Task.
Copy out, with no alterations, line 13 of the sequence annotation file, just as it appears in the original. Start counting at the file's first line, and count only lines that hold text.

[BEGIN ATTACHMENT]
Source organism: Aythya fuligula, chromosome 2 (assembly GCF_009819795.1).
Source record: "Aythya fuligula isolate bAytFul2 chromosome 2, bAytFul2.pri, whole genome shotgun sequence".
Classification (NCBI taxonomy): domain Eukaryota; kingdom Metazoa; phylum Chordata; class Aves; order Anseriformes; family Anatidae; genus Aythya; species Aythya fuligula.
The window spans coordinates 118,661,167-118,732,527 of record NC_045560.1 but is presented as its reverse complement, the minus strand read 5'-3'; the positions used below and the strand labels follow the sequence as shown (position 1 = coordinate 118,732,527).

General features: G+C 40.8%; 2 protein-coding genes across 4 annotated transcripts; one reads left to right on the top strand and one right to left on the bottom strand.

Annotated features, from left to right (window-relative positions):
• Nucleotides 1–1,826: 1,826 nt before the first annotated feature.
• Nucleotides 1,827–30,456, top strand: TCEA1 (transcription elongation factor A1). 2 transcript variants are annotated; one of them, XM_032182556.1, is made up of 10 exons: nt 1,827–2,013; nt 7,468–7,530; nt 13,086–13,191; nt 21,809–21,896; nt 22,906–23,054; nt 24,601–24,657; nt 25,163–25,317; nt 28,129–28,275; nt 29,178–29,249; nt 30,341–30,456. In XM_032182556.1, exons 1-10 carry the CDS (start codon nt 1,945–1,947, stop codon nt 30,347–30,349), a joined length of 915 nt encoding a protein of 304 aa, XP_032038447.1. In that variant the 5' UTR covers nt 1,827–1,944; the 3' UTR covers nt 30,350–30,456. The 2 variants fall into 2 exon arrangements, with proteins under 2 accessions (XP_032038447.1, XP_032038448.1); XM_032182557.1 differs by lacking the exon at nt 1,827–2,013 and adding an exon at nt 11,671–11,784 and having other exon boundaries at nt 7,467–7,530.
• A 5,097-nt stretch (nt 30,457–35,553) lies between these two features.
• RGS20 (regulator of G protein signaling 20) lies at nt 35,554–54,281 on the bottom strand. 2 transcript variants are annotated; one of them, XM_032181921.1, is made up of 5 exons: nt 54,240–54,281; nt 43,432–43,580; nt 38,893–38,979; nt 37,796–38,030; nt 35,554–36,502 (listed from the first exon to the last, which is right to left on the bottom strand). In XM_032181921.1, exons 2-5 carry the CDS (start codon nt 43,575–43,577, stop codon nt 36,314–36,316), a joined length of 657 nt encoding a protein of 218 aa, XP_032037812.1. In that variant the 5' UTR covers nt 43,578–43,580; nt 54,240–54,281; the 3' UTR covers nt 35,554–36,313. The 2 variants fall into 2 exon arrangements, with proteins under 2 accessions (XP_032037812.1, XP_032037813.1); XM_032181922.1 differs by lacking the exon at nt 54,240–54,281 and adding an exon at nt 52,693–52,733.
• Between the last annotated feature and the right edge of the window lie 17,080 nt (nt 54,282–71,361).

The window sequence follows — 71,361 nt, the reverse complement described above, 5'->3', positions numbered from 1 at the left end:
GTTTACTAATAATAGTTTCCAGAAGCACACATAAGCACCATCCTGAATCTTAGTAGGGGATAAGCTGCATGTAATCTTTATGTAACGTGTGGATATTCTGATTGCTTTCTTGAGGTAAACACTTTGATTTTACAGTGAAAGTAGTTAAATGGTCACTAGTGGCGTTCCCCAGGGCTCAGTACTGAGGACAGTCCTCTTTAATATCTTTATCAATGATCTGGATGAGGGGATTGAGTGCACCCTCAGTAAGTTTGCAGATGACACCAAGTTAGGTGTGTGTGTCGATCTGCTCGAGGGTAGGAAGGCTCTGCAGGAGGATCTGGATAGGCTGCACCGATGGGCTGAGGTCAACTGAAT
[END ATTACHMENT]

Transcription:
GTTTACTAATAATAGTTTCCAGAAGCACACATAAGCACCATCCTGAATCTTAGTAGGGGATAAGCTGCATGTAATCTTTATGTAACGTGTGGATATTCTGATTGCTTTCTTGAGGTAAACACTTTGATTTTACAGTGAAAGTAGTTAAATGGTCACTAGTGGCGTTCCCCAGGGCTCAGTACTGAGGACAGTCCTCTTTAATATCTTTATCAATGATCTGGATGAGGGGATTGAGTGCACCCTCAGTAAGTTTGCAGATGACACCAAGTTAGGTGTGTGTGTCGATCTGCTCGAGGGTAGGAAGGCTCTGCAGGAGGATCTGGATAGGCTGCACCGATGGGCTGAGGTCAACTGAAT